The downtown neurosurgeon's waiting room needed a style makeover but at least the magazines were current and they had The New Yorker.
My husband Chris and I waited for my appointment; another couple waited as well. The other woman didn’t look so different from me: roughly my age, dark hair, glasses. October drizzle had both of us wearing fleece jackets. She was fiddling incessantly but quietly with her cell phone. Repulsive soft disco wafted among the Naugahyde chairs. Strangers in close proximity, the four of us were silent.
Suddenly, peals of laughter and the woman looked at her husband, eyes shining. She said to him, “Oh, this is the best one yet!” Then reading from the screen on her phone she said, “Get your guns and your dogs and come to Washington; there’s a coon trying to get into the White House.” More laughter.
Silence again. Did that just happen? I looked at Chris. He missed it. He knew the people were laughing but he also saw the color had drained from my face, my eyes had widened, and my arms had crossed themselves over my chest the way they do when they're offended. Quietly, very close to my ear, he said, "What?”
Turning slightly, through my teeth, I breathed, “I'll tell you later.”
"But what’s it about?” he whispered back, putting his arm around me protectively.
Sudden realization: Why on earth should we be quiet?
In my out-loud voice I said pointedly to Chris, “It’s about racism." Whew; there was a lot of emphasis there on that last word. Wow. The word hung there, reverberating over the four of us for eleven silent minutes. Tick-tock.
Since that day, I've thought a lot about the racist couple who looked so regular. One trait of mine, and a failing to be sure, is I assume everyone is good. Somehow getting disappointed now and then hasn’t disabused me of this flaw.
As my heart broke, it benefited me to know — know in my bones — that Obama was going to win. That helped me to not flip out. Yet I had known in my bones George Bush could not possibly be elected and certainly not re-elected. So I couldn’t help thinking, what if the candidate these horrid people choose wins instead of my candidate? What’s better for the country, pacified racists or riled-up racists?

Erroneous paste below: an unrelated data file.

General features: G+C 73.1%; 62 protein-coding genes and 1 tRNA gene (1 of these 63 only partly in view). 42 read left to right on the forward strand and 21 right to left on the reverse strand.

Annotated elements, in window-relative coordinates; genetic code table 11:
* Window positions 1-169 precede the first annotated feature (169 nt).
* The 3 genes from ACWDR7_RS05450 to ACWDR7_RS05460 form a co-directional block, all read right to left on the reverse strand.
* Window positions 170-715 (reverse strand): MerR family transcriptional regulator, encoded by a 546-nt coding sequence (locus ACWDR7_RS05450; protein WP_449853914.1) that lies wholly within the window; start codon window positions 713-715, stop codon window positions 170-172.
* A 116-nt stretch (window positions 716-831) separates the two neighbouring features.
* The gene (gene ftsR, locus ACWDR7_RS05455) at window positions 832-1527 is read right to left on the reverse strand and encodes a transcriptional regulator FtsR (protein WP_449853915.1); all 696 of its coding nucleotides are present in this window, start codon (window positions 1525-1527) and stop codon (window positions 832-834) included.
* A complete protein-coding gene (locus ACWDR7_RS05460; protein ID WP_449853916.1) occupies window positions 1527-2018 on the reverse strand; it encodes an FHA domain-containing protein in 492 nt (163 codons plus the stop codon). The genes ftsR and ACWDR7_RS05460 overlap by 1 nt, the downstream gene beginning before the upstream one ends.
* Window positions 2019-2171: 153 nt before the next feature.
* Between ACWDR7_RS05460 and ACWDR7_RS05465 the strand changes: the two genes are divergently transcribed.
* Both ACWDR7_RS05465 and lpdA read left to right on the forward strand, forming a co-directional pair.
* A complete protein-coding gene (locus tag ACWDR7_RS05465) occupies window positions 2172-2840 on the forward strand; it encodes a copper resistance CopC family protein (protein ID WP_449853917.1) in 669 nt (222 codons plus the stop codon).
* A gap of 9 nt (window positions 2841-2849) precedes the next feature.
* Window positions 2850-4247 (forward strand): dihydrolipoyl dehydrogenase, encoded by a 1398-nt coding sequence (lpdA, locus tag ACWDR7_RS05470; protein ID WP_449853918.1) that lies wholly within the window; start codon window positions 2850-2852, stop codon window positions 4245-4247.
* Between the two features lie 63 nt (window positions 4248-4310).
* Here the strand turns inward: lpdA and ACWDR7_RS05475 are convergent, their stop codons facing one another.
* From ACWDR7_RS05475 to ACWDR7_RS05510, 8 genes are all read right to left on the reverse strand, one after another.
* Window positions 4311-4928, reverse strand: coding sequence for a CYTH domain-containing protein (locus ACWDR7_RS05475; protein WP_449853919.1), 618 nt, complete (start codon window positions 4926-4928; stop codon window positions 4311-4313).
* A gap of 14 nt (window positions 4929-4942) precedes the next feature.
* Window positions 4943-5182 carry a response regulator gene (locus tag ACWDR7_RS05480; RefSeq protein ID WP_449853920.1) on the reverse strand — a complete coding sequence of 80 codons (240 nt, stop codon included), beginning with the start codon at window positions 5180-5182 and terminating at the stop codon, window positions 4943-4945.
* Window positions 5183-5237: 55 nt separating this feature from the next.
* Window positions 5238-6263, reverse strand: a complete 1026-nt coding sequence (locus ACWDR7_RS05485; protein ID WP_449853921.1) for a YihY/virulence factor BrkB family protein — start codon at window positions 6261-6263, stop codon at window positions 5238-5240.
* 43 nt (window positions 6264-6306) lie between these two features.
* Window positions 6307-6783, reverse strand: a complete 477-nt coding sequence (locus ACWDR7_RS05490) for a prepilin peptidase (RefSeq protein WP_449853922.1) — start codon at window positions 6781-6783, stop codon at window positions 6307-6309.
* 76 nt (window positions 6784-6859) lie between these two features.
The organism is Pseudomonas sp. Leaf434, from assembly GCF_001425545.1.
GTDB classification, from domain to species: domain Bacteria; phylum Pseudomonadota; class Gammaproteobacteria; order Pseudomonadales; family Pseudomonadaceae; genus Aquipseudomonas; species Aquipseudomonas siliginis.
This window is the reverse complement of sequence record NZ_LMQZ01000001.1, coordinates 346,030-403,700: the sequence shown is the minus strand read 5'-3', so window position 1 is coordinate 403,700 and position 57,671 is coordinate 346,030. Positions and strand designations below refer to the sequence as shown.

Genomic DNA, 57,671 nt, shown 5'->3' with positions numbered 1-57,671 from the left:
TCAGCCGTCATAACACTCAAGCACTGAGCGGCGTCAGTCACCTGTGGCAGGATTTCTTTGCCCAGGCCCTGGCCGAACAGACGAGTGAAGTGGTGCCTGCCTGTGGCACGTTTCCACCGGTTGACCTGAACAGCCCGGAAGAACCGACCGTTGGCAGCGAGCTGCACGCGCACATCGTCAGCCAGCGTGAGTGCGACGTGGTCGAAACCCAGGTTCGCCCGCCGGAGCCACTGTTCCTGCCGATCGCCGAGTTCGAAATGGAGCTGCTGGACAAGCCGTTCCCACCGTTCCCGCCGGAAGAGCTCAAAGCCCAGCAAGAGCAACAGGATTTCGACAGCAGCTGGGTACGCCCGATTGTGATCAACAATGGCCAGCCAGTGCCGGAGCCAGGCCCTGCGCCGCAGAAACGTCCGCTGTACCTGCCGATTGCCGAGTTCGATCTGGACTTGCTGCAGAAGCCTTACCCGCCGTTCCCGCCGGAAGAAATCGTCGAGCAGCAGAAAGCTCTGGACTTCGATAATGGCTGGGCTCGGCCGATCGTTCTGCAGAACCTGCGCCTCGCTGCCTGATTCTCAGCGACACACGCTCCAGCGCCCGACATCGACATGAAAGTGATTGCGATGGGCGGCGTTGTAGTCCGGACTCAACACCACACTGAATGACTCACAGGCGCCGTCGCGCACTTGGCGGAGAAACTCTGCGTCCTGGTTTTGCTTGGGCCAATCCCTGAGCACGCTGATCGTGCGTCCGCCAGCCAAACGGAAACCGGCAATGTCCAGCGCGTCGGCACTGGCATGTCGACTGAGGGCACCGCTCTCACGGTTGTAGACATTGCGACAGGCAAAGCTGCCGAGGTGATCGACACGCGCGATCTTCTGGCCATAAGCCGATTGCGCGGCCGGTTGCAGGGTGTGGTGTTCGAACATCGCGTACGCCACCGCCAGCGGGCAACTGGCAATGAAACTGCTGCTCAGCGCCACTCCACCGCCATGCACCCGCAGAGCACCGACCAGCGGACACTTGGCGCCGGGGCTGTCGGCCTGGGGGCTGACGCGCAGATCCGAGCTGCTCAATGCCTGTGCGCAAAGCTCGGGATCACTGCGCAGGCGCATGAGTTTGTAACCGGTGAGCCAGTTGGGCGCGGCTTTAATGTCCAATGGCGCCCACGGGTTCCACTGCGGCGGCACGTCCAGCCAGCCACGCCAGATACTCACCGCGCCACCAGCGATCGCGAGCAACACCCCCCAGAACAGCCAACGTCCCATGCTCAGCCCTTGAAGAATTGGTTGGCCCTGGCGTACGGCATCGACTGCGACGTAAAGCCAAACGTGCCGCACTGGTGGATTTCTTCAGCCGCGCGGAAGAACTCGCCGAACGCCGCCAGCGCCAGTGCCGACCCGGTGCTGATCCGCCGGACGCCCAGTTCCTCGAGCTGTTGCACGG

During those eleven heart-pounding minutes I wondered 1) how many racists are invisibly out there among us every day, and 2) what will they do when we have a black president.
Now we know. Racial incidents have been logged all around the United States in the last two weeks. Comments, tussles, N-word and swastika graffiti, a boy beaten with a baseball bat, families finding human poop in pizza boxes or crosses burned on their lawns, black effigies hung from nooses, a man in KKK garb walking through city traffic, a business holding a lottery to guess the day our president-elect will be murdered. It’s quite a list. Let’s just say the racists are on parade. The incidents are isolated, the perpetrators are few, but it’s still extremely disturbing. Perhaps most horrifying, although it’s so hard to choose, is the report of second-graders in Rexburg, Idaho chanting, “Assassinate Obama.”
We have an opportunity here. A teachable moment, as they say.
Many people have a racist relative, co-worker, or friend, but too often we sit silently, uncomfortably, not wanting a confrontation. My near-accidental blurt in the waiting room has made me stronger. If there's a next time, I hope to be courageous enough to calmly say a few simple words in response, words that are suitable whether the offender is a stranger or your grandpa: "That’s racism and racism is wrong.”
BARB GUY is a regular contributor to The Salt Lake Tribune.